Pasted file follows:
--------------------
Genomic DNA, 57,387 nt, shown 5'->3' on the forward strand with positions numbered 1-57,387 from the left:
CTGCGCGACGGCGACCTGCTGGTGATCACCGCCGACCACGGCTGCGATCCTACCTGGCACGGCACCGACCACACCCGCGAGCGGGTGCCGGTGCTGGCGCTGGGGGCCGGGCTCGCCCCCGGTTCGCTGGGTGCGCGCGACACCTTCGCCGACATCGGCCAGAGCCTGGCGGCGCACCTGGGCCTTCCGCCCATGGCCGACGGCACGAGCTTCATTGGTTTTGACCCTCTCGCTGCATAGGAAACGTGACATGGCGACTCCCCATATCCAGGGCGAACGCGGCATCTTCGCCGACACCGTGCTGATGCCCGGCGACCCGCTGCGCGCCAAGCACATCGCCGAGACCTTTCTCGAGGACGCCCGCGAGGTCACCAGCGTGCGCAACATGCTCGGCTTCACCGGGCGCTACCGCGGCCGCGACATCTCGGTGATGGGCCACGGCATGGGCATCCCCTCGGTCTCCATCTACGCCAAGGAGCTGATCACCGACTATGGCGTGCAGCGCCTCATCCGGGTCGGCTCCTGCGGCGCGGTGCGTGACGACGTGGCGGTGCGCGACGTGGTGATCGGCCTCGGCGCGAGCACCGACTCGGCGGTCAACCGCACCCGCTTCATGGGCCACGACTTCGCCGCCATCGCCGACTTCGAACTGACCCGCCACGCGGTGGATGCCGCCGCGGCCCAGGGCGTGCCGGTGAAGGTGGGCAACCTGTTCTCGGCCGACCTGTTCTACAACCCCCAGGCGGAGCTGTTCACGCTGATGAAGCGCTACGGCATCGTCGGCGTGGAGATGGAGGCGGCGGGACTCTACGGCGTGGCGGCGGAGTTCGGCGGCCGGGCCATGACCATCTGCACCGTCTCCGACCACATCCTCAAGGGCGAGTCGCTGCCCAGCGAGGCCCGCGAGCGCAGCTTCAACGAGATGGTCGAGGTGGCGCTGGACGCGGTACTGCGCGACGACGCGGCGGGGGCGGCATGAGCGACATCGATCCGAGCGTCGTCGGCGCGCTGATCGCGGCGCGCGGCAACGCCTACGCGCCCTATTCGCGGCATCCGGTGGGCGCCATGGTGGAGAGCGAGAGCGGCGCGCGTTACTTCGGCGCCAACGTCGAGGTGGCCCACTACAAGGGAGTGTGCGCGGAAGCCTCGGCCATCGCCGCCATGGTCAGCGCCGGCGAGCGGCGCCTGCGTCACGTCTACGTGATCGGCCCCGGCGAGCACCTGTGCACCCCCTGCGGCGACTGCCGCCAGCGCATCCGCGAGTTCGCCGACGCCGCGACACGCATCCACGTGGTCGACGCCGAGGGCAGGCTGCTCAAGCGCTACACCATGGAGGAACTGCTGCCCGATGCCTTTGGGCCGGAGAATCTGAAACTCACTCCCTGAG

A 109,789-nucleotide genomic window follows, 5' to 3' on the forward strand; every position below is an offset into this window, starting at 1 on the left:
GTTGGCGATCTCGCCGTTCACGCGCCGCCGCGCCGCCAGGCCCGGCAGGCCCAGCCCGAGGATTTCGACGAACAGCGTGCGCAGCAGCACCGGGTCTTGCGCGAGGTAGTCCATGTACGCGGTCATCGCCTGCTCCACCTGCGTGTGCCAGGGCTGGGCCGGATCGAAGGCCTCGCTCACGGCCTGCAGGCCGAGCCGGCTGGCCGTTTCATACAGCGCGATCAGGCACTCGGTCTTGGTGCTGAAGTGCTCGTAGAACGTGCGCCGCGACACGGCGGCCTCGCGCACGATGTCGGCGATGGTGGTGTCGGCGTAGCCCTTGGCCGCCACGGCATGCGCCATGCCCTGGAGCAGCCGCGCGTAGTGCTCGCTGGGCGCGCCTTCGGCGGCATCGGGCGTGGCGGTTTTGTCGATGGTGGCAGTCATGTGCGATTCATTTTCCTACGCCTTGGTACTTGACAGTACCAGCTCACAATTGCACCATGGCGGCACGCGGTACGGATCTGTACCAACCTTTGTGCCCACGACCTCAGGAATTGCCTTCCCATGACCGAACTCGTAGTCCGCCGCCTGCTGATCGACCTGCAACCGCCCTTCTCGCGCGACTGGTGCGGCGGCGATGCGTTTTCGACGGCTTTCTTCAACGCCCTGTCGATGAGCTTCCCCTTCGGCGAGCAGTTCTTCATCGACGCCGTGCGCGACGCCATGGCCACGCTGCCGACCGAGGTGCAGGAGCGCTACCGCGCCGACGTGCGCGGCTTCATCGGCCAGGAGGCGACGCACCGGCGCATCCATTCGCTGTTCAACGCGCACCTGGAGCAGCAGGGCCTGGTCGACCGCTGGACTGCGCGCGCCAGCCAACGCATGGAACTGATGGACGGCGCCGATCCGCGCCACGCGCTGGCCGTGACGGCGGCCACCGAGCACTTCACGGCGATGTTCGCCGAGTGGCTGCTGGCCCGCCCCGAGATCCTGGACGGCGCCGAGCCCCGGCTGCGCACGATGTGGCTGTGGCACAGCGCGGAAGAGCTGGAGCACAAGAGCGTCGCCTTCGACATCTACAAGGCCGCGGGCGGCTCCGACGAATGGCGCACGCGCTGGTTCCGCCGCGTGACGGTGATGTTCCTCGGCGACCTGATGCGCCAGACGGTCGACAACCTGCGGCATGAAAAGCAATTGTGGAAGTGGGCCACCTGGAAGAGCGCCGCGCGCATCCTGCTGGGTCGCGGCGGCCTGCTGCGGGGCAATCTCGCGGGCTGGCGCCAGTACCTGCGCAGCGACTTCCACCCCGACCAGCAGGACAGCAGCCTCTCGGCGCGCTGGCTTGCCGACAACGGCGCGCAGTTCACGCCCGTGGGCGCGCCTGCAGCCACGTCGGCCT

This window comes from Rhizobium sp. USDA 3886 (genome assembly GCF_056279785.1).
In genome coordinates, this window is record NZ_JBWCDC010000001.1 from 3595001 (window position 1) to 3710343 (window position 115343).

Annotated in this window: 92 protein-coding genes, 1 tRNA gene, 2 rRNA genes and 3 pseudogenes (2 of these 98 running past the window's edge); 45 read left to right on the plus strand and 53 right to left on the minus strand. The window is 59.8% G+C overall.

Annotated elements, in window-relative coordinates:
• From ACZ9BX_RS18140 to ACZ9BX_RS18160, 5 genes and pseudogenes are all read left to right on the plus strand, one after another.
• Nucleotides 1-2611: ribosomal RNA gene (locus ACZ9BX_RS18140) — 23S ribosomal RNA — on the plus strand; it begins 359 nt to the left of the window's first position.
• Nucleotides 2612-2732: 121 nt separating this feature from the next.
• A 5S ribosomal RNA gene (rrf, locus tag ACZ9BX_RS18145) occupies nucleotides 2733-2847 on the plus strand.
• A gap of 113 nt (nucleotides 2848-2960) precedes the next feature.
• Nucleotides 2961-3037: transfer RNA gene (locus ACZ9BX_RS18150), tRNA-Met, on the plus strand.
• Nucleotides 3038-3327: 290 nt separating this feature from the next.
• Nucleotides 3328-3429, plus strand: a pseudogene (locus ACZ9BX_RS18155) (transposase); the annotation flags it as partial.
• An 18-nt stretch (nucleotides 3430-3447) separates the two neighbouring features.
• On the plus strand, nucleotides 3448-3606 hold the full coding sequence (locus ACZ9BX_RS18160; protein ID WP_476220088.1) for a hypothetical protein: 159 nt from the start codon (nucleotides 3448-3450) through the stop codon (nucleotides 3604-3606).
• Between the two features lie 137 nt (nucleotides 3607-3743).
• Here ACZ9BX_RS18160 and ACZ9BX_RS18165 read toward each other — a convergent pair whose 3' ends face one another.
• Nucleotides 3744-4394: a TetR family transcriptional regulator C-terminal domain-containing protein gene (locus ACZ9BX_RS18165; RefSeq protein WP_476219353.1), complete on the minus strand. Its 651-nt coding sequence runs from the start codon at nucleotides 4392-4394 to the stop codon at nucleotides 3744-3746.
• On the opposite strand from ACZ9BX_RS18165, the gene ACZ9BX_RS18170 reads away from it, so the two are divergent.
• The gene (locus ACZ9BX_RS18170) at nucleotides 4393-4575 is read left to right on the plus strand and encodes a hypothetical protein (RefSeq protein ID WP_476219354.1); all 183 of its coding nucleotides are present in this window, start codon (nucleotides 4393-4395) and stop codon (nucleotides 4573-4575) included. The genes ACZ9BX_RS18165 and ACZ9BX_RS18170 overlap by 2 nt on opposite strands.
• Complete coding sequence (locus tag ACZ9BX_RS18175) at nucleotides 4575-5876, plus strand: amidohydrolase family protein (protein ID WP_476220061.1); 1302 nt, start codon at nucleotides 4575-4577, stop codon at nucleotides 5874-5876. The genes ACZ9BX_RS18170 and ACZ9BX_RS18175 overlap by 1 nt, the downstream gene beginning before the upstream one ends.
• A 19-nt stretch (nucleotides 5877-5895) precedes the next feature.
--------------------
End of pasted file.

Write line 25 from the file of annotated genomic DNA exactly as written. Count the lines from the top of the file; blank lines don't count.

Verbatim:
• A 19-nt stretch (nucleotides 5877-5895) precedes the next feature.